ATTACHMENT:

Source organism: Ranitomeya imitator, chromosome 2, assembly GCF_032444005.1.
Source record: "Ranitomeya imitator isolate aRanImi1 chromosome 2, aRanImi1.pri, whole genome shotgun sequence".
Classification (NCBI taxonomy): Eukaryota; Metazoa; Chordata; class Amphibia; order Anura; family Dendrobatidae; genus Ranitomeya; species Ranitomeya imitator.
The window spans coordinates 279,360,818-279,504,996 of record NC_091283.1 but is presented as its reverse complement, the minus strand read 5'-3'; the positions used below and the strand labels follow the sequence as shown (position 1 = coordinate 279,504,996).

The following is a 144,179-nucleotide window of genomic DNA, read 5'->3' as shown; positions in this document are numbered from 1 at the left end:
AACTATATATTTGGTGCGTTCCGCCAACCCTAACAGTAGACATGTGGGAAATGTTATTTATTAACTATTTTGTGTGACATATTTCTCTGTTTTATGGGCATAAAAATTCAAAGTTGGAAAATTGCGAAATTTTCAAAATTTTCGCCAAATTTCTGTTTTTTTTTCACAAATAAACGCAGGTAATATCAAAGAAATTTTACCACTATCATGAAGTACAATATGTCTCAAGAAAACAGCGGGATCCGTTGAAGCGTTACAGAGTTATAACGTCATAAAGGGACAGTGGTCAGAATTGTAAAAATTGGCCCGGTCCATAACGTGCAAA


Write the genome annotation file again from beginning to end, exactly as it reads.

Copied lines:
Source organism: Ranitomeya imitator, chromosome 2, assembly GCF_032444005.1.
Source record: "Ranitomeya imitator isolate aRanImi1 chromosome 2, aRanImi1.pri, whole genome shotgun sequence".
Classification (NCBI taxonomy): Eukaryota; Metazoa; Chordata; class Amphibia; order Anura; family Dendrobatidae; genus Ranitomeya; species Ranitomeya imitator.
The window spans coordinates 279,360,818-279,504,996 of record NC_091283.1 but is presented as its reverse complement, the minus strand read 5'-3'; the positions used below and the strand labels follow the sequence as shown (position 1 = coordinate 279,504,996).

The following is a 144,179-nucleotide window of genomic DNA, read 5'->3' as shown; positions in this document are numbered from 1 at the left end:
AACTATATATTTGGTGCGTTCCGCCAACCCTAACAGTAGACATGTGGGAAATGTTATTTATTAACTATTTTGTGTGACATATTTCTCTGTTTTATGGGCATAAAAATTCAAAGTTGGAAAATTGCGAAATTTTCAAAATTTTCGCCAAATTTCTGTTTTTTTTTCACAAATAAACGCAGGTAATATCAAAGAAATTTTACCACTATCATGAAGTACAATATGTCTCAAGAAAACAGCGGGATCCGTTGAAGCGTTACAGAGTTATAACGTCATAAAGGGACAGTGGTCAGAATTGTAAAAATTGGCCCGGTCCATAACGTGCAAA